Black Friday and Cyber Monday are upon us. Is your network ready?
- Black Friday, Small Business Saturday and Cyber Monday are part of the most popular shopping weekend of the year. To prepare for the influx of traffic, Walmart's IT department initiates tests for e-commerce year-round "to scale, meet and exceed traffic projections" during the weekend, Paul Antony, senior vice president of global infrastructure and operations for Walmart Labs, told CIO Dive in an email.
- The big-box retailer launches tests based on traffic trends to best serve the 79% of consumers expected to shop both in-store and online for Black Friday, according to a Deloitte survey of 1,200 U.S. consumers.
- About 36% of respondents said they are "influenced by deals from a mobile device while in-store," and brick-and-mortar stores with an e-commerce site should also prepare for the 46% of consumers they stand to lose if they have to wait for a website experiencing technical issues, according to the report.
The holiday shopping season is like open season for hackers. Because of the influx of online traffic, hackers take full advantage of the financial vulnerability of consumers. Phishing schemes and distributed denial-of-service (DDoS) attacks are some of the most prevalent threats this coming weekend.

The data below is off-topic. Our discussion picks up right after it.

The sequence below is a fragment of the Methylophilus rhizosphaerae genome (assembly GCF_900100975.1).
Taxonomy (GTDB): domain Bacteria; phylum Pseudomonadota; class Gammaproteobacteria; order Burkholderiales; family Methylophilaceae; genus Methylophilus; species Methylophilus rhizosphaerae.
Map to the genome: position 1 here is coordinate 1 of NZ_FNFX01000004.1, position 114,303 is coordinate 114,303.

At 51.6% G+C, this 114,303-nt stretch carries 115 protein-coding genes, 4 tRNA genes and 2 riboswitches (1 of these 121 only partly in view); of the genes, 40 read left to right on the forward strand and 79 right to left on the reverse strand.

The fear of cyberthreats is not only for retailers. Nearly one-third of shoppers won't shop online this holiday season for fear of a website's weak security. That's not to mention that only about 18% of consumers believe a retailer's cybersecurity efforts are at the status they should be.
But Black Friday and Cyber Monday invite the elevated risk of a DDoS attack. DDoS attacks increased by 380% in quarter one alone this year. This is in part due to DDoS attacks' low-costs. Hackers only need to spend $5 for a 300-second attack, and a 24-hour attack costs about $400.
While it only costs hackers around $18 an hour, half of the companies targeted could lose up to $100,000 or more per hour during an attack. In 2015, about 73% of enterprises experienced at least one DDoS attack.
Retailers can't afford to lose customers due to too much traffic or a hacker purposefully flooding their network, so businesses should ensure that redundancy measures are in place for the threats of a DDoS attack or a data breach as Black Friday and Cyber Monday approach.
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